Persistent Link:
http://hdl.handle.net/10150/244782
Title:
The Role of Drosophila Neurexin-1 in Mushroom Body Development
Author:
Shim, Kevin Guanwen
Issue Date:
May-2012
Publisher:
The University of Arizona.
Rights:
Copyright © is held by the author. Digital access to this material is made possible by the University Libraries, University of Arizona. Further transmission, reproduction or presentation (such as public display or performance) of protected items is prohibited except with permission of the author.
Embargo:
Thesis Not Available (per Author's Request)
Abstract:
Neurexins are transmembrane adhesion proteins that have a demonstrated role in proper synaptic function and protein organization. Neurexin-deficient laboratory animals have behavioral and learning deficits. In humans, NRXN mutations cause, and increase the risk of, a wide range of neurocognitive disorders including autism, intellectual disability, and schizophrenia. Here I report on the effect of loss-of-function mutations in the single NRXN ortholog found in fruit flies, Drosophila neurexin-1 (dnrx), on neuronal morphology. Limited evidence has suggested that neurexins play a role in cytoskeletal organization and in regulating dendritogenesis. This study aimed to answer the question of whether or not neurexin proteins are necessary for the inherent morphological organization of the neuron. My results indicate that dnrx mutants display no overall structural defects in mushroom body (MB) morphology in vivo, but their MB neurons have distinct morphological features when cultured and analyzed in vitro. Quantitative analysis of cultured mutant pupal brain neurons revealed distinct alteration in morphology that was selective to MB γ-neurons. This change manifests itself in a significant increase in higher-order branching and branchpoint density. I also report here on a novel vacuole phenotype observed in the cell bodies of cultured neurons.
Type:
text; Electronic Thesis
Degree Name:
B.S.
Degree Level:
bachelors
Degree Program:
Honors College; Molecular and Cellular Biology
Degree Grantor:
University of Arizona

Full metadata record

DC FieldValue Language
dc.language.isoenen_US
dc.titleThe Role of Drosophila Neurexin-1 in Mushroom Body Developmenten_US
dc.creatorShim, Kevin Guanwenen_US
dc.contributor.authorShim, Kevin Guanwenen_US
dc.date.issued2012-05-
dc.publisherThe University of Arizona.en_US
dc.rightsCopyright © is held by the author. Digital access to this material is made possible by the University Libraries, University of Arizona. Further transmission, reproduction or presentation (such as public display or performance) of protected items is prohibited except with permission of the author.en_US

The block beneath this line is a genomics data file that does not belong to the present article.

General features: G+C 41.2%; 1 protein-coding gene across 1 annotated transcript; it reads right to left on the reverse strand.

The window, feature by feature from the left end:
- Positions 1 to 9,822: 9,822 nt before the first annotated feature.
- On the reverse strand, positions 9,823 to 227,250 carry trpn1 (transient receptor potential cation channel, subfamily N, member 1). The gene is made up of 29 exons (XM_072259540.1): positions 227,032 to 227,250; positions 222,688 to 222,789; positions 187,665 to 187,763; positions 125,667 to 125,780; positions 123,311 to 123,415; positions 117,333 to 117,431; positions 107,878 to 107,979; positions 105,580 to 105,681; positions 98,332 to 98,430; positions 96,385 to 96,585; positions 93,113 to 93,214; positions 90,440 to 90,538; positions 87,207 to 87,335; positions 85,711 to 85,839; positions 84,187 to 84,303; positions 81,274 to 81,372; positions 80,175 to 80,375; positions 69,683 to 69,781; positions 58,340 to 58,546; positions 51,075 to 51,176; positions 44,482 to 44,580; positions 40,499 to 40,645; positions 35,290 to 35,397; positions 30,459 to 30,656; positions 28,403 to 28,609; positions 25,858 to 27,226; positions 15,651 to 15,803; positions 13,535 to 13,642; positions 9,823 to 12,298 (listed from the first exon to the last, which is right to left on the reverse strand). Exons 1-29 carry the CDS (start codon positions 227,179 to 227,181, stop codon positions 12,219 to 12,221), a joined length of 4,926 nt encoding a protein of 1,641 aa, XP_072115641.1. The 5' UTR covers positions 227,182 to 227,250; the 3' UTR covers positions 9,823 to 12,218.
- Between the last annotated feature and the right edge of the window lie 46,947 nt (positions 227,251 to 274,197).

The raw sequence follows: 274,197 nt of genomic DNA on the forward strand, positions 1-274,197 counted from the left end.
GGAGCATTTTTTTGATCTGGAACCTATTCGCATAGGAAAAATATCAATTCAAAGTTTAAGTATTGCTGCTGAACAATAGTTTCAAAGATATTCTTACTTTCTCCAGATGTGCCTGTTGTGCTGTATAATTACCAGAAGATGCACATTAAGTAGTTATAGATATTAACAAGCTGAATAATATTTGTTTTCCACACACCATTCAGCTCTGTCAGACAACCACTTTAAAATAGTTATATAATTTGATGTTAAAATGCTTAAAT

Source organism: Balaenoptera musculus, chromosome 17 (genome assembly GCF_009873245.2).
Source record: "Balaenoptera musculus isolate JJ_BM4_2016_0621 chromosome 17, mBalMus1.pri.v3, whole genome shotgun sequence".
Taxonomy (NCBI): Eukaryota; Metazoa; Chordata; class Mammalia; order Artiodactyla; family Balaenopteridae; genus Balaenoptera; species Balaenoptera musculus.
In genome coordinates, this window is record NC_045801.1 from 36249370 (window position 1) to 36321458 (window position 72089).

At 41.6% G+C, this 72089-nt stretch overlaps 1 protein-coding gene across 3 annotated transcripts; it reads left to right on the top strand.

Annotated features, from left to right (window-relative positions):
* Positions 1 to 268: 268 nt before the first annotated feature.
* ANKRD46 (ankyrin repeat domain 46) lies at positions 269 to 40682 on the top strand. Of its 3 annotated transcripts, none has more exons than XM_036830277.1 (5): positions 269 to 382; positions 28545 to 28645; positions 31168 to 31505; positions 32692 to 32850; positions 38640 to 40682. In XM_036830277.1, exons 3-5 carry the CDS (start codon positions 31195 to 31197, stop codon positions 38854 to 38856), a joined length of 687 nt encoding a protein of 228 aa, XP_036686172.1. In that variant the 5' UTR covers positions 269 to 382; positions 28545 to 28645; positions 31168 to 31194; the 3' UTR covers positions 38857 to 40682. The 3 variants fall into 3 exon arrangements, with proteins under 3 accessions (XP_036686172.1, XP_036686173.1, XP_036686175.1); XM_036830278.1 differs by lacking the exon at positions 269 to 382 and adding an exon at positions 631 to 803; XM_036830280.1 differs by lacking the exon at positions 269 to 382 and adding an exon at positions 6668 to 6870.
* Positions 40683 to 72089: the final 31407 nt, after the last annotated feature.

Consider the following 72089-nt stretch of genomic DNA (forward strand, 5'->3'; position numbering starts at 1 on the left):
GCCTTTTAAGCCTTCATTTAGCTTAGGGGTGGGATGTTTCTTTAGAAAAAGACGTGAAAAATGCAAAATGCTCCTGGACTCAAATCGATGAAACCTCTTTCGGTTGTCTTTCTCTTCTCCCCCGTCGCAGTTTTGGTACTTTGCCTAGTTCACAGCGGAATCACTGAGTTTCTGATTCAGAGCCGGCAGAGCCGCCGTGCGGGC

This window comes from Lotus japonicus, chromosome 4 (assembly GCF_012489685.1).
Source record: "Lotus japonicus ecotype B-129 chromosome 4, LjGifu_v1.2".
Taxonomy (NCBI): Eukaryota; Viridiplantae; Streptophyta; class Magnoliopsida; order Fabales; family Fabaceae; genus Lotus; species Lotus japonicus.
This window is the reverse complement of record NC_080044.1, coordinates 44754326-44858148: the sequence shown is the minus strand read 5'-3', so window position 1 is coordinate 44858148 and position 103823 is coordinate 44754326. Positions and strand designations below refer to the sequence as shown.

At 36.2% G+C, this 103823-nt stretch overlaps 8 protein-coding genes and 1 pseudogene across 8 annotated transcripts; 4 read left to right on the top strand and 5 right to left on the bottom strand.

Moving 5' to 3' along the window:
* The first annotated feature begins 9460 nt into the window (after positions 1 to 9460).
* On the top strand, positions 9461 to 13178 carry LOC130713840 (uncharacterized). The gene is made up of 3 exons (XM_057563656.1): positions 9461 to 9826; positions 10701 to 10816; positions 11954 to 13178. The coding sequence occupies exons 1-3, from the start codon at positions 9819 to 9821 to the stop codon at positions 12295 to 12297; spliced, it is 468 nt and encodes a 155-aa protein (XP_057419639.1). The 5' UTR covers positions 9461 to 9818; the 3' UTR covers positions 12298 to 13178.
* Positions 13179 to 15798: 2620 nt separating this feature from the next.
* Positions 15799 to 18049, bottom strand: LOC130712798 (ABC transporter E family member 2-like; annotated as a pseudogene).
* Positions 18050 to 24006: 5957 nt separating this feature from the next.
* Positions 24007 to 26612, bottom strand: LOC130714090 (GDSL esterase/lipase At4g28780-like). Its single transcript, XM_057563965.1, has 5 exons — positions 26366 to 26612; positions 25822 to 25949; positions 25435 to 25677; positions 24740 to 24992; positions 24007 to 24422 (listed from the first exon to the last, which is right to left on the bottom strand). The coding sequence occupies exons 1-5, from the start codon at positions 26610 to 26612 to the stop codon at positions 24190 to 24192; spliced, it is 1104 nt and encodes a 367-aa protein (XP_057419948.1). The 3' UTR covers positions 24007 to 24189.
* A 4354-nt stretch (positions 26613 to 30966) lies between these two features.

dc.description.releaseThesis Not Available (per Author's Request)en_US
dc.description.abstractNeurexins are transmembrane adhesion proteins that have a demonstrated role in proper synaptic function and protein organization. Neurexin-deficient laboratory animals have behavioral and learning deficits. In humans, NRXN mutations cause, and increase the risk of, a wide range of neurocognitive disorders including autism, intellectual disability, and schizophrenia. Here I report on the effect of loss-of-function mutations in the single NRXN ortholog found in fruit flies, Drosophila neurexin-1 (dnrx), on neuronal morphology. Limited evidence has suggested that neurexins play a role in cytoskeletal organization and in regulating dendritogenesis. This study aimed to answer the question of whether or not neurexin proteins are necessary for the inherent morphological organization of the neuron. My results indicate that dnrx mutants display no overall structural defects in mushroom body (MB) morphology in vivo, but their MB neurons have distinct morphological features when cultured and analyzed in vitro. Quantitative analysis of cultured mutant pupal brain neurons revealed distinct alteration in morphology that was selective to MB γ-neurons. This change manifests itself in a significant increase in higher-order branching and branchpoint density. I also report here on a novel vacuole phenotype observed in the cell bodies of cultured neurons.en_US
dc.description.noteThesis restricted per author's request, March 5, 2013 / kcen_US
dc.typetexten_US
dc.typeElectronic Thesisen_US
thesis.degree.nameB.S.en_US
thesis.degree.levelbachelorsen_US
thesis.degree.disciplineHonors Collegeen_US
thesis.degree.disciplineMolecular and Cellular Biologyen_US
thesis.degree.grantorUniversity of Arizonaen_US
All Items in UA Campus Repository are protected by copyright, with all rights reserved, unless otherwise indicated.